Market Update: How To Interpret Recent VolatilityRoberto Sanchez
On March 17, 2020, we published an article titled Market Update: The World is Ending (Again…) in which we discussed the large (at the time) sell off in the market related to the onset of the Covid-19 pandemic. While the title of the article was purposely hyperbolic, the message we conveyed was simple and arguably timeless – market volatility is to be expected over any short period of time, however over the long run, 100% of all past crises have proven to be good buying opportunities.
We only bring this up to put into context the recent sell-off we have experienced so far in 2022 with the market (as proxied by the S&P 500) down roughly 8% YTD – or if we zoom out, up roughly 15%, 110%, and 300% over the past 1, 5, and 10-years. In other words, even with the recent pull back in markets, plus the 2020 Covid-19 shock, long-term investors have still been handsomely rewarded.
We often talk about the advantages that comes with a long-term mindset. When everyone else is rushing to sell for either emotional or liquidity reasons, the long-term investor can calmly and rationally assess the opportunities being created and begin to acquire great businesses at bargains. While the rest of the market’s focus shifts to short-term macro news, the long-term investor can remain focused on the business fundamentals that will ultimately drive their investment performance.
That being said, a long-term mindset is only useful when one invests in the companies that have sustainable competitive advantages. If a business lacks this defensibility, time stops working in your favor and instead works more like a countdown to the permanent destruction of your capital. Many companies that are down 80%+ today remain unattractive for this very reason – either their market is more competitive than the market estimated, or their business models are structurally unworkable.
The Only Risk That Matters: Business Risk and Permanent Capital Impairment
When it comes to permanent impairment of capital, we are talking about risks to the underlying companies that we own. Stock price movements are not real long-term risks if the underlying business itself remains resilient and valuable.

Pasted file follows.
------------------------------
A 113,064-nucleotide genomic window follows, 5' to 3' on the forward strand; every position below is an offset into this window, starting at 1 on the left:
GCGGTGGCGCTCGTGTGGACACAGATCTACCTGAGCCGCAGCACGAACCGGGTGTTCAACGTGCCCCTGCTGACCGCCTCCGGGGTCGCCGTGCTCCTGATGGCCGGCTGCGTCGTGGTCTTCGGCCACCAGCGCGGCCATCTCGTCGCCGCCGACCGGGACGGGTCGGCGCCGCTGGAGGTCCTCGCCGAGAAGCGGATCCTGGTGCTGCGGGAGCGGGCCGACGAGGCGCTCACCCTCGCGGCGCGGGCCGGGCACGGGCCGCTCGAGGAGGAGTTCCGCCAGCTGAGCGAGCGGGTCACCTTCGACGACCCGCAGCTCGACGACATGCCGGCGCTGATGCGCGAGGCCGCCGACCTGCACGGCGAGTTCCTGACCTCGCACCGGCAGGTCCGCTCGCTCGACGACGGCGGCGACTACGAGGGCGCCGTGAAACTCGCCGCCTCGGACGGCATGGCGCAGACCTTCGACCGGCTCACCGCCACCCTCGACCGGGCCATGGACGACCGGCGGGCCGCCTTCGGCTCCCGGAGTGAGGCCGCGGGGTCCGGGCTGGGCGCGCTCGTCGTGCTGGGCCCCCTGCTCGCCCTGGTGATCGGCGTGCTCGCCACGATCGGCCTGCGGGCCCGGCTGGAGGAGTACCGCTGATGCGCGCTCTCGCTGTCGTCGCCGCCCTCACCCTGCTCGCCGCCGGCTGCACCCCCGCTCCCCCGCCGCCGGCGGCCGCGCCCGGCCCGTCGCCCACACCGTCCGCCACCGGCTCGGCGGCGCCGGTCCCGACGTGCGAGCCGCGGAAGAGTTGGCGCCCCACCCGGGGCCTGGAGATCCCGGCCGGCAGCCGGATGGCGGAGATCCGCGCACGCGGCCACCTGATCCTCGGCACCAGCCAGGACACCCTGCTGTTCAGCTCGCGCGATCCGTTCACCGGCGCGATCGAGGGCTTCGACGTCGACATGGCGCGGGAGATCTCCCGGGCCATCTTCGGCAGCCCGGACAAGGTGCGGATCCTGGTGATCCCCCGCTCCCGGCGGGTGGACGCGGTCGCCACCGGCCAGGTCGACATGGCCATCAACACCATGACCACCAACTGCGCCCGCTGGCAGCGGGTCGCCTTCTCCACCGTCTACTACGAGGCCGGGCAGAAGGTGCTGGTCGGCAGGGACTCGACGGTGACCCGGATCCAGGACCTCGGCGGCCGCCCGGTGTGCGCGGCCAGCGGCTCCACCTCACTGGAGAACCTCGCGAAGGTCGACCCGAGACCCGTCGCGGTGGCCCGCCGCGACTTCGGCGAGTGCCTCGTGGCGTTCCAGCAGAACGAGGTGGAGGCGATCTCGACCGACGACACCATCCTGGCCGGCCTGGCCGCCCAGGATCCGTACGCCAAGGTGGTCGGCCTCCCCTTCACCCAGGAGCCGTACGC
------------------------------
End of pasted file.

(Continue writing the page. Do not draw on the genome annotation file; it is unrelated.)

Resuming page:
The easiest way to explain the difference between short-term price risk and long-term business risk is with an example. Consider our portfolio holding in American Tower which is currently down roughly 15% YTD. Note that when we say ‘down’, we mean the price that American Tower trades in the market is 15% lower than it was at the start of the year. What we do not mean is that American Tower will generate 15% less earnings than it did at the start of the year, nor that the company is 15% less valuable as an entity. Earnings will likely grow high single digits in 2022 and for many more years to come.
American Tower is one of the largest owners of cell towers in the US (along with Crown Castle, which we also own, for different reasons). These towers are incredibly valuable assets, as they are arguably the bottleneck when it comes to us all consuming more and more mobile data. American Tower simply owns the tower and rents space to the carrier companies (AT&T, Verizon, etc.) on very long-term contracts to fix their equipment on – which results in a low fixed cost, stable, hugely cash generative business. These towers typically have 10-20-year inflation-linked contracts with the carriers. It is very hard to build any new towers as zoning is so difficult to achieve, so there is little competition.